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How do we charge clients? Please explain from your experiences.

MoneySavingBankMoneySavingBank Well-KnownRegistered Posts: 143
As Monsoon said in another thread

""Ltd Co accounts and CT600 for a moderately straight forward Ltd Co with a good TB, £5-600 ish.

Add directors payroll and P35 filing, add personal tax return, add annual return.""

I really strugle to give a quote to my client. Sometimes it is good. Sometimes its too bad that client got to run away....

All I am trying to say is I am not having a good experience with this.

I know some (names like Ian, Monsoon, steve...) of you are really experienced on this. Would you mind to give us idea on how to breakdown this into each small unit and create a good quote where it is attractive to cleints and attractive to us as well.

I hope the new accountants and bookkeeper will learn a lot about quote. (Defenitely I will :D)

Many thanks for reading this.

Cheers,

MSB

Comments

  • carjoncarjon New Member Registered Posts: 14
    Hi, we tend to charge our clients on an hourlly rate, you could start by giving them a quote of £30 p/hr but join our scheme and pay only £24 I haven't been turned down yet !, tell them there is a 3 month trial as to exactlly how much time your spending on their book keeping, I tend to quote 1 hr a week to start with, you will then know at the end of the 3rd month a more accurate time you will be working for them and can therefore increase or decrease the DD that has been set up.

    Good luck and I hope this helps !
  • burgburg Experienced Mentor GloucesterModerator, FMAAT, AAT Licensed Accountant Posts: 1,440
    I gained my experience of pricing whilst working in practice. There I had various charge out rates and I monitored my performance against what was charged to the client and the cost last year (i.e. other employees charge out rate x hrs taken).

    I then took this method into my business. I offered fixed fees and then monitored my time to see if I was recovering at my desired charge out rates.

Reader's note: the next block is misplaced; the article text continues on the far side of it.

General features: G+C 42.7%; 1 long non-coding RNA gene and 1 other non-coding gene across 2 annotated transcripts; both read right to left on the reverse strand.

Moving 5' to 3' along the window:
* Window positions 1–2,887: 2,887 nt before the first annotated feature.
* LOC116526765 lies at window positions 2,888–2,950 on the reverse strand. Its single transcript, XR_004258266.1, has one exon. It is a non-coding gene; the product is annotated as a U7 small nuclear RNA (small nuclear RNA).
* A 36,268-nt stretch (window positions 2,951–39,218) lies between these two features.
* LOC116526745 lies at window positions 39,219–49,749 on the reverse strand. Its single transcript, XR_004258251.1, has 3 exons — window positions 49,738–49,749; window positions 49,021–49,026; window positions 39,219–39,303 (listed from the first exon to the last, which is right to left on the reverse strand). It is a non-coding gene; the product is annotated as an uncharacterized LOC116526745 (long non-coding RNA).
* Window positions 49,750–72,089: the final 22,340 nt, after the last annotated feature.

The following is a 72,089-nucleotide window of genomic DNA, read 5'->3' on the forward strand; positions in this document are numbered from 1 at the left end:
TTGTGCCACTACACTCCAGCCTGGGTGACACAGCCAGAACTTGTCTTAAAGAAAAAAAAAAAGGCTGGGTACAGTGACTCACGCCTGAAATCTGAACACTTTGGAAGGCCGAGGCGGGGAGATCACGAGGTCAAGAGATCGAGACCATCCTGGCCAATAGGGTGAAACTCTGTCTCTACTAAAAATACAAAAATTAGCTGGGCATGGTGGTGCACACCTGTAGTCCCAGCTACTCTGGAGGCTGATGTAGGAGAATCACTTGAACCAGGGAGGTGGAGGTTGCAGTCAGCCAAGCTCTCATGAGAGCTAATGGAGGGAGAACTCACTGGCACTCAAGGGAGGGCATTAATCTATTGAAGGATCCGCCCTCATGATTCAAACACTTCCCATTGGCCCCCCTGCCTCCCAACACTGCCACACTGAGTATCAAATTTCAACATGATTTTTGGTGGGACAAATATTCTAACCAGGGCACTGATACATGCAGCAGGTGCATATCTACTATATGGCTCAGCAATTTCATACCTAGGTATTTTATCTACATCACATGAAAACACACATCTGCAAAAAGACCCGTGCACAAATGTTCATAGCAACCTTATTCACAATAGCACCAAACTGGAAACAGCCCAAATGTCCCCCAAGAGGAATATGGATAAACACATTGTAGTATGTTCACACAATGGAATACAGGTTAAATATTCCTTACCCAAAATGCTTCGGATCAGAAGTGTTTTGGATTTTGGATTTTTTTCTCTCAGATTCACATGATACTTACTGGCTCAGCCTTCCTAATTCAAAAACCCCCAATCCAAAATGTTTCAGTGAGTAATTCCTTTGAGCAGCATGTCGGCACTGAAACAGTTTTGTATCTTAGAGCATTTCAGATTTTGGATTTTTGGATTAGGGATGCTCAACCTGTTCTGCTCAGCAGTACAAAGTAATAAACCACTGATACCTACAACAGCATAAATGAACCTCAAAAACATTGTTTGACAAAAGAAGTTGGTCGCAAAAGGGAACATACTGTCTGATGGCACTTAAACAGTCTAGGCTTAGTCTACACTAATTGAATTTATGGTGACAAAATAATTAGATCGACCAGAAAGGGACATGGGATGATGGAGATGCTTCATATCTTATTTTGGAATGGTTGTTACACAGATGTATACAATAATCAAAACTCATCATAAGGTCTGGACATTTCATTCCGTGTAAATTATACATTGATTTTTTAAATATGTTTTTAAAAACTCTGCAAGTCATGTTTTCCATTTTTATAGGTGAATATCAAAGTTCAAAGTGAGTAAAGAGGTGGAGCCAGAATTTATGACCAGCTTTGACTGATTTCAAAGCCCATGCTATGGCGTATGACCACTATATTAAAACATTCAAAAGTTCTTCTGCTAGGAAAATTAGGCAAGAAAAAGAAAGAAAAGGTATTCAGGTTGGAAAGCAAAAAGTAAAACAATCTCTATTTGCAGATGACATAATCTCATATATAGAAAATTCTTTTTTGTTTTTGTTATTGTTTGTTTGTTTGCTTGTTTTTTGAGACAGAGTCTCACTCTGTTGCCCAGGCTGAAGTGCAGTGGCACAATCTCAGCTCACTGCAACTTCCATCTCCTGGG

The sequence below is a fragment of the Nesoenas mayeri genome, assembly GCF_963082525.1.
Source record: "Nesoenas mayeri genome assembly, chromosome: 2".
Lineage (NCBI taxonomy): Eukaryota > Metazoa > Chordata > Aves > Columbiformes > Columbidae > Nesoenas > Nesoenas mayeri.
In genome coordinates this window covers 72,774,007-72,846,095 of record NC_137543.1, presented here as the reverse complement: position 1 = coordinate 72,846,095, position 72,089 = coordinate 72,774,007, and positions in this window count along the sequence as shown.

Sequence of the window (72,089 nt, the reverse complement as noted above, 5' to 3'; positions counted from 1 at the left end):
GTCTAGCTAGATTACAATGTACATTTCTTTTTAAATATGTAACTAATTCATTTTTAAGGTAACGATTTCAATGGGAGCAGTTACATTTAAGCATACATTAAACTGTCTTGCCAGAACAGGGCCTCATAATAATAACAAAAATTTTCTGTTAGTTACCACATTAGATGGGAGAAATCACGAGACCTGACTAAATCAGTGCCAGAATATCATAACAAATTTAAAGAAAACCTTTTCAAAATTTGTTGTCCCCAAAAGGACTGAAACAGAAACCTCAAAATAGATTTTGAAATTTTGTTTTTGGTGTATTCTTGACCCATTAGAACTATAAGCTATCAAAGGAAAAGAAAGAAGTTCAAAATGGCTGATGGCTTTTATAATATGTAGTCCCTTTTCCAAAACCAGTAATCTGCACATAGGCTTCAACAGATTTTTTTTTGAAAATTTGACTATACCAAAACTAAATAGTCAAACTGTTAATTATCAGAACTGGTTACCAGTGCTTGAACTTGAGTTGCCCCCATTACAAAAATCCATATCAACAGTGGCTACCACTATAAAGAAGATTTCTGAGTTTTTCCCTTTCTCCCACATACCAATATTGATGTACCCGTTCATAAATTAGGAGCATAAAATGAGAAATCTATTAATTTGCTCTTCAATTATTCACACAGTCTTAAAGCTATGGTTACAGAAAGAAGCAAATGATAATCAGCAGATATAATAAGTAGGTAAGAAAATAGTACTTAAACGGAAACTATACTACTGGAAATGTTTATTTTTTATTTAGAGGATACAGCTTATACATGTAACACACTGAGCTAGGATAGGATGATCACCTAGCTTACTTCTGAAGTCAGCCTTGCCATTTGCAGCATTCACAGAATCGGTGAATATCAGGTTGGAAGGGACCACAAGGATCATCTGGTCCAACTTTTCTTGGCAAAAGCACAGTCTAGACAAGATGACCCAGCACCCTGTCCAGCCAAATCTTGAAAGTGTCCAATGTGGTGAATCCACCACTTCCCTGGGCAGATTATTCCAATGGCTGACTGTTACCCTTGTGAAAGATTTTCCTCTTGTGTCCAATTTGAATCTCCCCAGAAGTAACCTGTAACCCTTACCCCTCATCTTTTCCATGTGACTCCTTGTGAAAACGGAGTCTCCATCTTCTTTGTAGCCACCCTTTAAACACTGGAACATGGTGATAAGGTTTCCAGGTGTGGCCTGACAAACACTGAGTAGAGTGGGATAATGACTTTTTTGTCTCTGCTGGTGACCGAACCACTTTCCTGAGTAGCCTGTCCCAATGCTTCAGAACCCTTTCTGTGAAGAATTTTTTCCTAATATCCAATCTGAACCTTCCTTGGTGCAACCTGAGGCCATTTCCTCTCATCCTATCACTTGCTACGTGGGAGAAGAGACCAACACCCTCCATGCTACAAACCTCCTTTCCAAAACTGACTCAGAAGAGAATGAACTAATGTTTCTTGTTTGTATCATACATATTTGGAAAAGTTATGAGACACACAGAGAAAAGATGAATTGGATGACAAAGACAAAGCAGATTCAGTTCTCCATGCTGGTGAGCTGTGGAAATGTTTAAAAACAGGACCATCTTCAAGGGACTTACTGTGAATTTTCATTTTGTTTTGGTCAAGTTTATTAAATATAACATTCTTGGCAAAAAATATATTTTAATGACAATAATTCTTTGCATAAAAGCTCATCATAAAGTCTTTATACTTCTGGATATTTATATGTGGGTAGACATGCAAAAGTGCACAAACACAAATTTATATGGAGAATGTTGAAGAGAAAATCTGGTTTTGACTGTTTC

I ditched this though in place of value pricing. I think about the client, their circumstances, the likelihood of questions as well as the complexity and frequency. As well as this I consider the work required.

    You need to compare what others are quoting who are in competition with you. As well as what they quote think about what's included and then learn to sell yourself and the way you offer your services. It isn't necessarily what you charge but the services you offer for that fee.
    Regards,

    Burg
  • MonsoonMonsoon Font Of All Knowledge FMAAT, AAT Licensed Accountant Posts: 4,071
    We use fixed fees based loosely on hourly rates, plus a 'going rate' type approach.

    For a set of accounts plus associated tax return, whether that's sole trader, partnership or Ltd Co, it's a case of estimating the time needed to do the work, the amount of meetings and advice the client will need, multiplying that by our hourly rate, and quoting a fixed fee. Don't forget to include administrative time in this as well, as that may take at least 30mins per year. As we have various members of staff, we have different charge out rates depending on the type of work and therefore who is doing it.

    A standalone self-assessment is £125, which is about in the middle of market rate, it covers accountant's time to complete, admin time to set up and MLR the client, and client meetings.

    Do not be tempted to be the cheapest. The type of client who pick the cheapest price are not necessarily the type of clients you want. We try and pitch ourselves in the middle (if we were cars, we wouldn't be a 15 year old Skoda, nor a brand new Aston Martin, but a 2 year old hi-spec VW Golf). There is a perception that you get what you pay for and if you're offering an excellent service, people will pay a bit more for that.